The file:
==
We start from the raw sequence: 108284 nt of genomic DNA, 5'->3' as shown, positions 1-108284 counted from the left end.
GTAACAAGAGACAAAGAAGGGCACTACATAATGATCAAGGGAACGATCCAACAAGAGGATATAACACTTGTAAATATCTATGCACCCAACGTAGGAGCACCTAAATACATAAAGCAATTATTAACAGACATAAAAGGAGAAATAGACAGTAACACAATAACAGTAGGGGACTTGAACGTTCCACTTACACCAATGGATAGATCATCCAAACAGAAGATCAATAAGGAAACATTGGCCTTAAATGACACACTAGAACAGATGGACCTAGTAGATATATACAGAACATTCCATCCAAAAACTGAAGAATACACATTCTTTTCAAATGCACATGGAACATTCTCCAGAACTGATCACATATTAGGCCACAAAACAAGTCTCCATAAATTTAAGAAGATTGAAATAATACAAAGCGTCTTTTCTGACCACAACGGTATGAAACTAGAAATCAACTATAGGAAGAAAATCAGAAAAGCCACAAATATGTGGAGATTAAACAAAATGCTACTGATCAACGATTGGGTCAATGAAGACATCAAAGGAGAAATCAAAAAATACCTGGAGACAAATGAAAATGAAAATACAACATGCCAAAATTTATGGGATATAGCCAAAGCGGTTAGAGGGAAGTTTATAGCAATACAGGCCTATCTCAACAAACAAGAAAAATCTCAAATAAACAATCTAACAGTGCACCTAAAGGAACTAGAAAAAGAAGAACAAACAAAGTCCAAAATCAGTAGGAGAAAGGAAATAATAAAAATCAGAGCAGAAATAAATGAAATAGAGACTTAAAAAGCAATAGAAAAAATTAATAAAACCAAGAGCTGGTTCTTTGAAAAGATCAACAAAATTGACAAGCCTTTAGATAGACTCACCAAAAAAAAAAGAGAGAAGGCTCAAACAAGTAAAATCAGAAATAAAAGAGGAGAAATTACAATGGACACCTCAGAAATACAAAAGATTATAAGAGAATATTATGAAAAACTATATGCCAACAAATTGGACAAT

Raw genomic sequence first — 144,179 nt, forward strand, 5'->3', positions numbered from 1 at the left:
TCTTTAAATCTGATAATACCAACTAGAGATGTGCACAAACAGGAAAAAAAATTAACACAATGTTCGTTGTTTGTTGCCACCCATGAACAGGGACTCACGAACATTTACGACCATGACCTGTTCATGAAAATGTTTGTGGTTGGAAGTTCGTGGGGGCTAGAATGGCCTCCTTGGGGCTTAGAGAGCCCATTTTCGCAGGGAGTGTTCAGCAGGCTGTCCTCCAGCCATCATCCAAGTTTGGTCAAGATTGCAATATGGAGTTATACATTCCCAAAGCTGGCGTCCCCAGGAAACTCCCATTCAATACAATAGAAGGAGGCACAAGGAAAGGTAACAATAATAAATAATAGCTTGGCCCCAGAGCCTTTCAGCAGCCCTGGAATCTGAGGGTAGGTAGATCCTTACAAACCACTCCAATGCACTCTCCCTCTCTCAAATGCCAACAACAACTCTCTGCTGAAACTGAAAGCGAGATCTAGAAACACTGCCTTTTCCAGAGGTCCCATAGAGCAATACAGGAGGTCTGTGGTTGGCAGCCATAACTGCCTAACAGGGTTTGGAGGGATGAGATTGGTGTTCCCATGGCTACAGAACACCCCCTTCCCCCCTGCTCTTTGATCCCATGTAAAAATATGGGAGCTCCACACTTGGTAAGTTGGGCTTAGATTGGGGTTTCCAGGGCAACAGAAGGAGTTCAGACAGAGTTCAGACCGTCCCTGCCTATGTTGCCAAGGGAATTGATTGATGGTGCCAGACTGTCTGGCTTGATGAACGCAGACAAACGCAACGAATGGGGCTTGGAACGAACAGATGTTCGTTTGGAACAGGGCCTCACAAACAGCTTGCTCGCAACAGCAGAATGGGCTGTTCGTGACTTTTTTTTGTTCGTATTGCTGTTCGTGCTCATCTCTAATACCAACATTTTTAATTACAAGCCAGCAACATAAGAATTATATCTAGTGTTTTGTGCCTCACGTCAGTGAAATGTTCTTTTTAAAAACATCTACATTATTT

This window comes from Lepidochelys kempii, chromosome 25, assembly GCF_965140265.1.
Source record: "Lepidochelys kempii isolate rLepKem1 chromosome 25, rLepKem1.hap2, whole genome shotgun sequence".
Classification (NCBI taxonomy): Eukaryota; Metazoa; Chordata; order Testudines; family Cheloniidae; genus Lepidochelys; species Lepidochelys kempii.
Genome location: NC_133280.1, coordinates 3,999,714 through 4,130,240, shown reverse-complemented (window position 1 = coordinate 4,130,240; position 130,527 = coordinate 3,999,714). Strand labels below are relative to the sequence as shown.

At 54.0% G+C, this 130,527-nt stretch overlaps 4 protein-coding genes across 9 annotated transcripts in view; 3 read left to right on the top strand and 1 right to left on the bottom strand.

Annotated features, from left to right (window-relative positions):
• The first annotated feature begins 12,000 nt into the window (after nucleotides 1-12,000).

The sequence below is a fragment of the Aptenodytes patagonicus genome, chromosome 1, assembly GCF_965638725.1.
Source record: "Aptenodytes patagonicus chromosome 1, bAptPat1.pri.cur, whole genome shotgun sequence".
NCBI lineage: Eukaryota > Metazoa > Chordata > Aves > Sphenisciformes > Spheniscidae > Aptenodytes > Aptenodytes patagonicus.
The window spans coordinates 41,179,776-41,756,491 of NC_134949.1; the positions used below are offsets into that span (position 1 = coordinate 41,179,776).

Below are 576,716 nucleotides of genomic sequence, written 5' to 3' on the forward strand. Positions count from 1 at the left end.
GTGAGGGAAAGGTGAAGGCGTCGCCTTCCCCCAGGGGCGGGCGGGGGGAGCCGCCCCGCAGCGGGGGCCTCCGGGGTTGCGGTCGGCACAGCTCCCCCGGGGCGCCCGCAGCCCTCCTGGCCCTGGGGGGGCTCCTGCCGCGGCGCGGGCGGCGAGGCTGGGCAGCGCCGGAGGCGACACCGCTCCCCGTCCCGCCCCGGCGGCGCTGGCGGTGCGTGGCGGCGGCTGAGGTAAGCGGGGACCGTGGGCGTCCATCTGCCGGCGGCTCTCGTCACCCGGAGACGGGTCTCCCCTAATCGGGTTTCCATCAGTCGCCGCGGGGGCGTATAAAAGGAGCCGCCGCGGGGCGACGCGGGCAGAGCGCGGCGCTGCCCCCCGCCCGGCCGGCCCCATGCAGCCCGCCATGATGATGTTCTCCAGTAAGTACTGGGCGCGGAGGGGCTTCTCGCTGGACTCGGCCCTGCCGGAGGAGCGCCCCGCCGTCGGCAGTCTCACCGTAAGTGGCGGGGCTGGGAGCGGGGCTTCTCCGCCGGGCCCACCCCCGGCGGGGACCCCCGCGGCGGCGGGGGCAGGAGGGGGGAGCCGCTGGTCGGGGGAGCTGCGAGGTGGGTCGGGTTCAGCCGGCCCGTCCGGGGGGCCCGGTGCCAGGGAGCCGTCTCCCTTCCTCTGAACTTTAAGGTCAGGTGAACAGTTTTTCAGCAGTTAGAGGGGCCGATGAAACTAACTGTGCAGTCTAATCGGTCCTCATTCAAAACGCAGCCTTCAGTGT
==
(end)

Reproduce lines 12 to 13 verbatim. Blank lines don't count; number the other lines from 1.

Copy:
The sequence below is a fragment of the Aptenodytes patagonicus genome, chromosome 1, assembly GCF_965638725.1.
Source record: "Aptenodytes patagonicus chromosome 1, bAptPat1.pri.cur, whole genome shotgun sequence".